DD: So much has been said about the Hawaii offense, but what kind of challenges do you expect the offensive line to encounter from the Hawaii defense?

BM: "They're a 3-4 team and bring a variety of blitzes. They're not afraid to bring pressure, and we've practicing like crazy for that and we have to continue doing it. Coach Glanville, their defensive coordinator, will bring one blitz from the field, another one from the boundary and he changes up a bunch. He gives you multiple looks and never sits still. That's what makes it tough and makes for interesting challenges."

DD: What does the future hold for Brent Meyers now?

BM: "Right now I'm not sure. This is a tough situation that I've never been in before fortunately. And we say now among the coaches – ‘we're dead men walking.' It's the nature of the beast, I can't say I agree with the decision, but I also know it's a business. It's tough on your family, tough on you, and you have to keep your options open, and hopefully I'll get to continue to coach college football. You never know…"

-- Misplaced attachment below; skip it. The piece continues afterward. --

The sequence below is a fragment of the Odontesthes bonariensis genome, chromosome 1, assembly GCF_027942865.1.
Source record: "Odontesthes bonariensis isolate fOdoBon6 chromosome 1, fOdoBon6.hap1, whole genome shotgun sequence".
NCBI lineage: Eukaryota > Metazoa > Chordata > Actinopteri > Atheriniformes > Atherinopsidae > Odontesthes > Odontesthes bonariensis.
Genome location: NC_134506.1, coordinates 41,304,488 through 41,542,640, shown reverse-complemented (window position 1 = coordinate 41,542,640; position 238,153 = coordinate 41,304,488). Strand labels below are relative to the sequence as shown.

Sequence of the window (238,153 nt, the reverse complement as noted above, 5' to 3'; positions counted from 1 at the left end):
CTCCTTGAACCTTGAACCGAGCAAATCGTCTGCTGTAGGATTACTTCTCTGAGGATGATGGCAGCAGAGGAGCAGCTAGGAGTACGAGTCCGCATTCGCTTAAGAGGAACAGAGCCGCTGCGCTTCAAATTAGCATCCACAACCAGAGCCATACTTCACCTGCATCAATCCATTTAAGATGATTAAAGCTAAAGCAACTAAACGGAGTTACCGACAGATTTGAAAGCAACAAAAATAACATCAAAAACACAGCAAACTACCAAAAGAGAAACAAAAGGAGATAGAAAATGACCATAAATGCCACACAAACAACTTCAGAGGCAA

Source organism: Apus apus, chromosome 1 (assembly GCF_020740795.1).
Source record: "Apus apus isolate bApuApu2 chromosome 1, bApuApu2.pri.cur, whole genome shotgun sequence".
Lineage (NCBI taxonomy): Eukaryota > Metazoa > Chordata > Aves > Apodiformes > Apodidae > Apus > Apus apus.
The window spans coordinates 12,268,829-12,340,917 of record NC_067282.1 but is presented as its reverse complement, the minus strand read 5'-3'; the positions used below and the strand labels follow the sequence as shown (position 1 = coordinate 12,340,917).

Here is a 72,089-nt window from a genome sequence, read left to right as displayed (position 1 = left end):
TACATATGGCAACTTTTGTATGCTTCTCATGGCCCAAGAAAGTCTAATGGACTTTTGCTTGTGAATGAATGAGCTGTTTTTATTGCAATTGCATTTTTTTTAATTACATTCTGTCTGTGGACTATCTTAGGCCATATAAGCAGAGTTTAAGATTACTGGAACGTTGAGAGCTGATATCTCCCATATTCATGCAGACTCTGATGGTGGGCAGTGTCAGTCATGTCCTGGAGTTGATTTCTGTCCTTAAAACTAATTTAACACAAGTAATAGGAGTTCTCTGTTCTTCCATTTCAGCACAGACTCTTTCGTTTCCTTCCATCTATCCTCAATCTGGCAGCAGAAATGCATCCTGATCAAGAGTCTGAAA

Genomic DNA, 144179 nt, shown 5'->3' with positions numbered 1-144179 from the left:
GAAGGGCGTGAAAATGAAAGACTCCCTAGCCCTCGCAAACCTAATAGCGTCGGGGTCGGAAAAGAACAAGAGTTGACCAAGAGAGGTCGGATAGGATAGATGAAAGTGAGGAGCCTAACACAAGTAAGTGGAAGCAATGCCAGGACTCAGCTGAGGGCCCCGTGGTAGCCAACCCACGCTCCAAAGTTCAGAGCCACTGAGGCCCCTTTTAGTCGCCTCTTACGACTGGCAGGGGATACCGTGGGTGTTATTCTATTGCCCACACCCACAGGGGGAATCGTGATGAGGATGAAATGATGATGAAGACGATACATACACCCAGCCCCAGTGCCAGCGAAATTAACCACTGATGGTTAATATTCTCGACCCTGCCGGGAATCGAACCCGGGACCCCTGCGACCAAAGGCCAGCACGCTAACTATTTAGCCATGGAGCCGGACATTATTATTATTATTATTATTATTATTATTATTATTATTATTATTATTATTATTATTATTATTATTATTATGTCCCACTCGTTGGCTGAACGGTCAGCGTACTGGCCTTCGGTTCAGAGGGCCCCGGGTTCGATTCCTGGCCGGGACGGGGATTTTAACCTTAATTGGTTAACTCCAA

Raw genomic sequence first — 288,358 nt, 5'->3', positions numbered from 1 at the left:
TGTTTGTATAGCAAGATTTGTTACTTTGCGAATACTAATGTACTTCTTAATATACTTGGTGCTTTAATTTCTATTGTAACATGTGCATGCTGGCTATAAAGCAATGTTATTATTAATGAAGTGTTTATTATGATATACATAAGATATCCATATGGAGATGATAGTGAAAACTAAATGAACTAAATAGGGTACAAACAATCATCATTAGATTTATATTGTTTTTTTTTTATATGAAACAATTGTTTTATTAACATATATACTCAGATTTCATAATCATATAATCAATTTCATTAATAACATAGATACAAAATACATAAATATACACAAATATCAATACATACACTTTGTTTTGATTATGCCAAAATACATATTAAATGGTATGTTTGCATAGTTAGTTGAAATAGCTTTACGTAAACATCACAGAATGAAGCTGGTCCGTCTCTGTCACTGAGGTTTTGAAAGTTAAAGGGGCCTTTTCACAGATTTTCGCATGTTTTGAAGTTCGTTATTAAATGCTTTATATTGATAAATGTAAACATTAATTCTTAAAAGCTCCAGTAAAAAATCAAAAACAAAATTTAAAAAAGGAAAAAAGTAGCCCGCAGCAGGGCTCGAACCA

DD: You must have a lot of satisfaction with what you accomplished here at ASU…

BM: "I sure hope so. I want my guys to know that they've done a great job for me and that I've been nothing but proud of their effort level, commitment, intensity, want to learn and get better…they've been nothing but awesome to me and I love these kids. It's hard to leave them, no question about it. But like I said, that's part of the business…"